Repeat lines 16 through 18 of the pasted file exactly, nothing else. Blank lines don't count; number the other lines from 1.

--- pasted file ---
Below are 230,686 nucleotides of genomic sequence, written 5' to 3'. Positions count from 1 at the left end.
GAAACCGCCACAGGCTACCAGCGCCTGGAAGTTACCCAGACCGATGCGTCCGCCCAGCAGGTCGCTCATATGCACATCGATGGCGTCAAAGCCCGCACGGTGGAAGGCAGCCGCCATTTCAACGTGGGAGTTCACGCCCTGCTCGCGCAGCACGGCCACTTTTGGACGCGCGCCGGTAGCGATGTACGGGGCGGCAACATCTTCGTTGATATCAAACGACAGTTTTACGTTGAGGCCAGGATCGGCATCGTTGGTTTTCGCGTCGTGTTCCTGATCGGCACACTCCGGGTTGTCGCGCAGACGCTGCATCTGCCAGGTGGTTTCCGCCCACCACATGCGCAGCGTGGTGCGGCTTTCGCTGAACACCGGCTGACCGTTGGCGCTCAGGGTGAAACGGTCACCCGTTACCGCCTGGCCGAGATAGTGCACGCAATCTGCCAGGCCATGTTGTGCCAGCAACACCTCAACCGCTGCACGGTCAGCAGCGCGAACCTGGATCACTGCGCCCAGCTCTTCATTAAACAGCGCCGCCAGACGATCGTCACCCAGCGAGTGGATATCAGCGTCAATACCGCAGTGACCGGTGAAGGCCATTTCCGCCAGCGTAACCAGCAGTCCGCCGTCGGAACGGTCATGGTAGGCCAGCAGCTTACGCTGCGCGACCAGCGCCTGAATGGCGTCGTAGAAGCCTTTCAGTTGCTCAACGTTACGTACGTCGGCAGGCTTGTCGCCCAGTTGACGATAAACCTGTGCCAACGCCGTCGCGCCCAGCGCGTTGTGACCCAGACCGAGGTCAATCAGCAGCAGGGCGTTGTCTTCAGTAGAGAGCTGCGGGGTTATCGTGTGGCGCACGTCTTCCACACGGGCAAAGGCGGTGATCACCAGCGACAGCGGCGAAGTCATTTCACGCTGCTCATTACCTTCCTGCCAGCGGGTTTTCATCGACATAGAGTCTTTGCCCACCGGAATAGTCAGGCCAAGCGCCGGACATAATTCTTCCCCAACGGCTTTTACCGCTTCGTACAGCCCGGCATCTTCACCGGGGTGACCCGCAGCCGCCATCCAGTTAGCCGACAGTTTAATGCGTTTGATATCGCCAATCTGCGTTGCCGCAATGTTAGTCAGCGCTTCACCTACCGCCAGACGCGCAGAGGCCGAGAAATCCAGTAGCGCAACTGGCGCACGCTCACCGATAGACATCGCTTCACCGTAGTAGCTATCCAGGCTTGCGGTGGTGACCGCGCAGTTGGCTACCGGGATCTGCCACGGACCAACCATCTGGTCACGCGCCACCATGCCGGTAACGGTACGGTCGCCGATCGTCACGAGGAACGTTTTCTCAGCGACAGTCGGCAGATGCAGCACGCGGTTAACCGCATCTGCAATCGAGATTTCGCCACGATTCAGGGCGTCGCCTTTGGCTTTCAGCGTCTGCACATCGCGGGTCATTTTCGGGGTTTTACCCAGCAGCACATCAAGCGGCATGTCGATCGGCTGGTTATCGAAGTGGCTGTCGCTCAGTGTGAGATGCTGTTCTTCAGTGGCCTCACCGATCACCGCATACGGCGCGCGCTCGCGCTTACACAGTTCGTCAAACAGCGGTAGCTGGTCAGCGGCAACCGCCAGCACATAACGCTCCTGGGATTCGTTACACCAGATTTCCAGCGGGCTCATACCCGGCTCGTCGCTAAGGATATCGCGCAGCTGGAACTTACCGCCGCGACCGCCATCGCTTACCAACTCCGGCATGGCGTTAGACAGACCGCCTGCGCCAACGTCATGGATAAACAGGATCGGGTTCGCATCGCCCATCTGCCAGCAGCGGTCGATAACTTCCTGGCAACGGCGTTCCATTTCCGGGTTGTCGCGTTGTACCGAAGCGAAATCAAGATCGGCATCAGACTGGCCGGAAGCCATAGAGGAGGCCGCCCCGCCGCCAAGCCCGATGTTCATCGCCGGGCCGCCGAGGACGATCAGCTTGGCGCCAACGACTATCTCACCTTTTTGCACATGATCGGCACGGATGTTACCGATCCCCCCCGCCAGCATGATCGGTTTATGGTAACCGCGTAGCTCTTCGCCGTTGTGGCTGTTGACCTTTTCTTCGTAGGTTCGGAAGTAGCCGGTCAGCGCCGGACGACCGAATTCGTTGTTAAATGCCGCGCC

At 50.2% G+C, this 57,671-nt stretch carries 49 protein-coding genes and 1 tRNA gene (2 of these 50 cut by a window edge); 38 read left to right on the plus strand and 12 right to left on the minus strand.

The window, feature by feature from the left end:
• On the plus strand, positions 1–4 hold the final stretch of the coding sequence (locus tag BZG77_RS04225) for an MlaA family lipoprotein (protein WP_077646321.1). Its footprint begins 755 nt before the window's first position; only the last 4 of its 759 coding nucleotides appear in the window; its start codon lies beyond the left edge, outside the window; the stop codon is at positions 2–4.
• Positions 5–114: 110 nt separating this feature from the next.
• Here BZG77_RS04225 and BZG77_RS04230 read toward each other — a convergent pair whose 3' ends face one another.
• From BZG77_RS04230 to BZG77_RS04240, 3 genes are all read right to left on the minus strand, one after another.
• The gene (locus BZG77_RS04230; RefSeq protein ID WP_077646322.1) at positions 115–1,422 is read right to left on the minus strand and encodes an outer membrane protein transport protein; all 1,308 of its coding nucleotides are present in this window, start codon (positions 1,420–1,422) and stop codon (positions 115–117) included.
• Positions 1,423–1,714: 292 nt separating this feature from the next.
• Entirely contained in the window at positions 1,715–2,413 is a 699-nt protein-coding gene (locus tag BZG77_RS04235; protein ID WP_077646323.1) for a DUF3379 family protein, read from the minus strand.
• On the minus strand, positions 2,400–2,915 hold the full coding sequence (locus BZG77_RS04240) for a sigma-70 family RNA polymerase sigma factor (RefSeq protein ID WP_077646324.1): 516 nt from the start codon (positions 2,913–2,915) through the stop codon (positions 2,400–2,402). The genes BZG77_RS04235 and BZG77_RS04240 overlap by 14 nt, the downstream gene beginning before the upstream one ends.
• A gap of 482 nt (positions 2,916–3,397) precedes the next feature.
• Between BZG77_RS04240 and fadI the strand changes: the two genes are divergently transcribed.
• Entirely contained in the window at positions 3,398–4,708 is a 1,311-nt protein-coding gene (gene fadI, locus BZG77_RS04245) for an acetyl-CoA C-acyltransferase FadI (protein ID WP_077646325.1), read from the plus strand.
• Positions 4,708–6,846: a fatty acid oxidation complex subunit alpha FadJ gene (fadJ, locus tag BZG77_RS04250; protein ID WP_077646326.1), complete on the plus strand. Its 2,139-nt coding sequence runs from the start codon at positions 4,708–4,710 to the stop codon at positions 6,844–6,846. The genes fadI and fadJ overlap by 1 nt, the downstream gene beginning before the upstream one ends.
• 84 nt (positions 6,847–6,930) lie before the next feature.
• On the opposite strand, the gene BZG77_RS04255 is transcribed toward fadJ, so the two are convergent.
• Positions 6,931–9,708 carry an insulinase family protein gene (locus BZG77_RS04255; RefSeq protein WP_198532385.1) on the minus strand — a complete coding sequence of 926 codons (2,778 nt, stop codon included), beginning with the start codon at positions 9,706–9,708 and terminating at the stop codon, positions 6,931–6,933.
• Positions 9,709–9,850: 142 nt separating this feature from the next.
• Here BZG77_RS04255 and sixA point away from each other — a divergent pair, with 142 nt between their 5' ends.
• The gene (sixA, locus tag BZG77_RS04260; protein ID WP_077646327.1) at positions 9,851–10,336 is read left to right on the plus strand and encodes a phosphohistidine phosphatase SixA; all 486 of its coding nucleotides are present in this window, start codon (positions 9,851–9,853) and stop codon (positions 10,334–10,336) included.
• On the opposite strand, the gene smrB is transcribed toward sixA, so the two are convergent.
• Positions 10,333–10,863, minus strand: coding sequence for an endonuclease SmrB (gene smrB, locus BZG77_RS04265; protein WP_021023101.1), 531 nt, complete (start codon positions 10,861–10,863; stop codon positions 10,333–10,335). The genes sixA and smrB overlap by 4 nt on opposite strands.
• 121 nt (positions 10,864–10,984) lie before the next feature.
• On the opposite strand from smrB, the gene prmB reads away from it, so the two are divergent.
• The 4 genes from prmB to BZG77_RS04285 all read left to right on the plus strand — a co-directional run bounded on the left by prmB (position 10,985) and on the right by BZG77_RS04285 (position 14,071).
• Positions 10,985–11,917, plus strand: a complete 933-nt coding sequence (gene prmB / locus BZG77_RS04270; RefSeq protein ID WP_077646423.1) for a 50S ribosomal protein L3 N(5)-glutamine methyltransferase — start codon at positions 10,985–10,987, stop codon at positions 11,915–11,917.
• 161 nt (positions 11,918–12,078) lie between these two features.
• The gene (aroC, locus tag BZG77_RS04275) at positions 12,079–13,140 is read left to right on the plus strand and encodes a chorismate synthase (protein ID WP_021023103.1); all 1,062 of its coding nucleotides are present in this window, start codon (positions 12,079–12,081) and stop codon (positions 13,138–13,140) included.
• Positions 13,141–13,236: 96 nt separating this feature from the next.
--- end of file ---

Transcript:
• Positions 4,708–6,846: a fatty acid oxidation complex subunit alpha FadJ gene (fadJ, locus tag BZG77_RS04250; protein ID WP_077646326.1), complete on the plus strand. Its 2,139-nt coding sequence runs from the start codon at positions 4,708–4,710 to the stop codon at positions 6,844–6,846. The genes fadI and fadJ overlap by 1 nt, the downstream gene beginning before the upstream one ends.
• 84 nt (positions 6,847–6,930) lie before the next feature.
• On the opposite strand, the gene BZG77_RS04255 is transcribed toward fadJ, so the two are convergent.